Criminal Law Questions? Ask a Criminal Lawyer.
Good morning Joyce, I'm Doug, and I'm sorry to hear of the confusion. My goal is to provide you with excellent service today. Quite simply, deposition testimony given in a civil case, and which objections to questions which might be incriminating---either civilly or criminally---are not objected to, may be used against the person in either a criminal matter or a civil matter. This is because it is valid testimony that is not objected to based on any right not to testify. If the person refuses to testify, claiming a Fifth Amendment right, the deposition testimony may then be offered into evidence to prove the prior admission---thereby getting the admission into the hearing/trial. You can also then ask the court to find that he has waived his right not to testify and order that eh testify as regards XXXXX XXXXX that he has waived by providing the previous deposition testimony. In this matter, there would be no legal basis to continue the civil case---though the court might grant such if requested by the party wanting to force the personal testimony of the person subject to the criminal charges. Please keep in mind that, even though you have already paid your deposit money over to JustAnswer, until you rate me highly for my service, I will not be paid for having assisted you with your questions. If you have additional questions, you may of course reply back to me and I will be happy to continue to assist you further until your questions have been answered to your satisfaction. I wish you the best in your future. Doug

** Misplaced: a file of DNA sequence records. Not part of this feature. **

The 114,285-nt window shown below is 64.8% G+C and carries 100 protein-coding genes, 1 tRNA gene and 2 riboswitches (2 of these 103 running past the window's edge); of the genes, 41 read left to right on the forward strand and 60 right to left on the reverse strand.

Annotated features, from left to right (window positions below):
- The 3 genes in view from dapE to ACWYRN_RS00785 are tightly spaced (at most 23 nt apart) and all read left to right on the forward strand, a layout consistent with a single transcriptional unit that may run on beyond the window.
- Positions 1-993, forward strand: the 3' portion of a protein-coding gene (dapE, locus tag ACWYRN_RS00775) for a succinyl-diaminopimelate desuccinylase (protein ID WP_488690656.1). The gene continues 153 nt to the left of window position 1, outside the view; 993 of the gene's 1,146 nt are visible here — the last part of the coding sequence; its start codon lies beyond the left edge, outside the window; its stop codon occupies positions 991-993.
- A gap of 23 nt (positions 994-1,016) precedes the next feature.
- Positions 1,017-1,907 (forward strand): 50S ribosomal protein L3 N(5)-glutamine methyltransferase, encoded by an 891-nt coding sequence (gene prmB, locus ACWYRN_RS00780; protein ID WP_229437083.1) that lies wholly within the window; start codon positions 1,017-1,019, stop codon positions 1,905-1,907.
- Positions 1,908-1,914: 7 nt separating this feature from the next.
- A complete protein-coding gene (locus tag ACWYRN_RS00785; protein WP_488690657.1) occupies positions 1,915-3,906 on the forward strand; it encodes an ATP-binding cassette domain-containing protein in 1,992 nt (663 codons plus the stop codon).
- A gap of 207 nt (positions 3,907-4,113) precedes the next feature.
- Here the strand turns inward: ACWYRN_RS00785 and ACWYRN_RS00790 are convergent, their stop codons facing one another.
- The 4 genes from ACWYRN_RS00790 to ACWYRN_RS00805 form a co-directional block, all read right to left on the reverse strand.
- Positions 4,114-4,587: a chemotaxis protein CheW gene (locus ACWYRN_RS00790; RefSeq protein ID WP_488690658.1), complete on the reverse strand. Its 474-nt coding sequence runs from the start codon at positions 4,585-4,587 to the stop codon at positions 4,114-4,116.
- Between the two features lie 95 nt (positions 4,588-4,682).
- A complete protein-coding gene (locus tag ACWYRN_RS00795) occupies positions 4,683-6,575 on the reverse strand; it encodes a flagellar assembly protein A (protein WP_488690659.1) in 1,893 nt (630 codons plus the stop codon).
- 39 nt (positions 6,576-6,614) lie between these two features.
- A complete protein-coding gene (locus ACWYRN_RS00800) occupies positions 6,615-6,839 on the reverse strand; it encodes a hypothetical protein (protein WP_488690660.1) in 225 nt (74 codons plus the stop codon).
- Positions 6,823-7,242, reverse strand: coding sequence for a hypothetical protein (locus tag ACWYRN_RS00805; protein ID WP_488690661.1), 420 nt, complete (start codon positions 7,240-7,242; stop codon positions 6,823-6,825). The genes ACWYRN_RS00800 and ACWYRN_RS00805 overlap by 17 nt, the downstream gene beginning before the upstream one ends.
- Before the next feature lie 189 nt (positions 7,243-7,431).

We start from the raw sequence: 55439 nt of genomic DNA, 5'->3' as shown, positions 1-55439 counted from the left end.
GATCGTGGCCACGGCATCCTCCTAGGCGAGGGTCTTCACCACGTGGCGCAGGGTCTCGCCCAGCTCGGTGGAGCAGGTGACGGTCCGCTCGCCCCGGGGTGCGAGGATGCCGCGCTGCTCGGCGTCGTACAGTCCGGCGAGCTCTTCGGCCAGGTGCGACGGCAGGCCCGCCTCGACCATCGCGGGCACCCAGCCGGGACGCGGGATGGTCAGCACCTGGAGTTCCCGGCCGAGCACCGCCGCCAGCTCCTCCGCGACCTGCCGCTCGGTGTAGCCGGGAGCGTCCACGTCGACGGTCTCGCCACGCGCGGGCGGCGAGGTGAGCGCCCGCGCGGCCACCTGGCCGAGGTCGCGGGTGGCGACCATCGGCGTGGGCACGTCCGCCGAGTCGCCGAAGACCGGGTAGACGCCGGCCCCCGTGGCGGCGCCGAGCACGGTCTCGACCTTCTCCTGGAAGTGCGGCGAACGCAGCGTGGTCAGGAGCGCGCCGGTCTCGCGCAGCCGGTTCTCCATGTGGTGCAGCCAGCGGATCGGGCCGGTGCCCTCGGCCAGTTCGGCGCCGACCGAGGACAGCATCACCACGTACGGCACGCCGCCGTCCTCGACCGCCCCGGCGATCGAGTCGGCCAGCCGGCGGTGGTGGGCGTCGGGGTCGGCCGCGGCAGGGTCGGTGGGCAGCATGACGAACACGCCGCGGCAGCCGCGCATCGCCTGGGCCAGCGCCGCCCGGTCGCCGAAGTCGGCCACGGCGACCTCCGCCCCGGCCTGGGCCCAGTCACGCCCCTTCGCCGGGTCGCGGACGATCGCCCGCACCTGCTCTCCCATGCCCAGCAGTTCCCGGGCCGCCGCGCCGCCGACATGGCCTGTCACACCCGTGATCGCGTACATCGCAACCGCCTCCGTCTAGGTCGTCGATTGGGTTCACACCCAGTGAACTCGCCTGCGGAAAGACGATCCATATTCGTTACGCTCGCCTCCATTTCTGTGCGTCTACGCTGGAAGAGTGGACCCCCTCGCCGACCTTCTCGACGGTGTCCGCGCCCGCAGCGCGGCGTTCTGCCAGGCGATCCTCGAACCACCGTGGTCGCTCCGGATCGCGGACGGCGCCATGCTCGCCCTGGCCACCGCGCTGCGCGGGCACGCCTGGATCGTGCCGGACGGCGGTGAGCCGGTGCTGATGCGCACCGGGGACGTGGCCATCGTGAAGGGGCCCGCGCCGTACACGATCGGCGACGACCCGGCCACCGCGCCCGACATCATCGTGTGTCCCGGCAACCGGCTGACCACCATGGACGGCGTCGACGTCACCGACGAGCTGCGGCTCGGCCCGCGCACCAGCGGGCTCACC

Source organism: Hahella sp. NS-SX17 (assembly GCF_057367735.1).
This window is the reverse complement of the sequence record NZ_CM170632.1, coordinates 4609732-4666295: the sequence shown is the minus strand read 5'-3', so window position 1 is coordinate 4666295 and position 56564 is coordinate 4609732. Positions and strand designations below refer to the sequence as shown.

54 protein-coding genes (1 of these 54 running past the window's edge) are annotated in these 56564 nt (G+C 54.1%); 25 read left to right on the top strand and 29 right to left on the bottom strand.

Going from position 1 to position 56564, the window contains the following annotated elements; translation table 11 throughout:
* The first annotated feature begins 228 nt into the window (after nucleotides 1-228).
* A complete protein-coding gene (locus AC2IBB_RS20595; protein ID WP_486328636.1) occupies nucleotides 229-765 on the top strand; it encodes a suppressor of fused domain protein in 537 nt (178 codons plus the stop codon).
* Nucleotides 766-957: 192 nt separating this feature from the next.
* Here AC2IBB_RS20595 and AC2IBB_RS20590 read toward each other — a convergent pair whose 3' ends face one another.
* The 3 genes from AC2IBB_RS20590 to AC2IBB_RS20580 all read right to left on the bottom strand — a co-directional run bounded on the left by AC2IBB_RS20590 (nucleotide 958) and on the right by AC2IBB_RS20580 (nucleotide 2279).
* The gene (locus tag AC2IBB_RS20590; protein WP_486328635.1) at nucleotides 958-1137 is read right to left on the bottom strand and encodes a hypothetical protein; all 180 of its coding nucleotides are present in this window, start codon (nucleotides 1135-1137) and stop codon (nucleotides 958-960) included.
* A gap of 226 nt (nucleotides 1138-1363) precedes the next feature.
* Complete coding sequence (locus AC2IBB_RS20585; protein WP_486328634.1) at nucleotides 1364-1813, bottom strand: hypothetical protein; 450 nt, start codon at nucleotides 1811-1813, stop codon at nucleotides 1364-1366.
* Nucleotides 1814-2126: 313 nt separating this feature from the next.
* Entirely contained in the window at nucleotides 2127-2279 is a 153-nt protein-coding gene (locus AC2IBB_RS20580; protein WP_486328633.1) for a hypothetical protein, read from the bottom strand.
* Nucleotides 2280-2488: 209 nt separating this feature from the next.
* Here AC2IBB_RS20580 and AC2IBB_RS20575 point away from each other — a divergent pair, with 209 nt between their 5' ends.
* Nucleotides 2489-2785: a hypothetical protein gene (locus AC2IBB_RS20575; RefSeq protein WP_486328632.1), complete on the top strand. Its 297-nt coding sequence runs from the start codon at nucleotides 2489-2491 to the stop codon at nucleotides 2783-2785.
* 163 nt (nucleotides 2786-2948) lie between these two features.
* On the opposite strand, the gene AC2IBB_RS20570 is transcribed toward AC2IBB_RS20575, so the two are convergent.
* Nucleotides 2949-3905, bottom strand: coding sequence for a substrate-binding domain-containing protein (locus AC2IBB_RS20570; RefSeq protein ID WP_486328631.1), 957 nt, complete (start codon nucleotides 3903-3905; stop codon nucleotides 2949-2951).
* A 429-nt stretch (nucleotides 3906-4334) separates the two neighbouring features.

Please confirm that the D (in the civil trial) can be forced to testify to any question since he gave a deposition waiving his right to the 5th amendment. I was thinking that possibly he could refuse questions using the 5th that were not covered in the deposition that he gave prior to trial.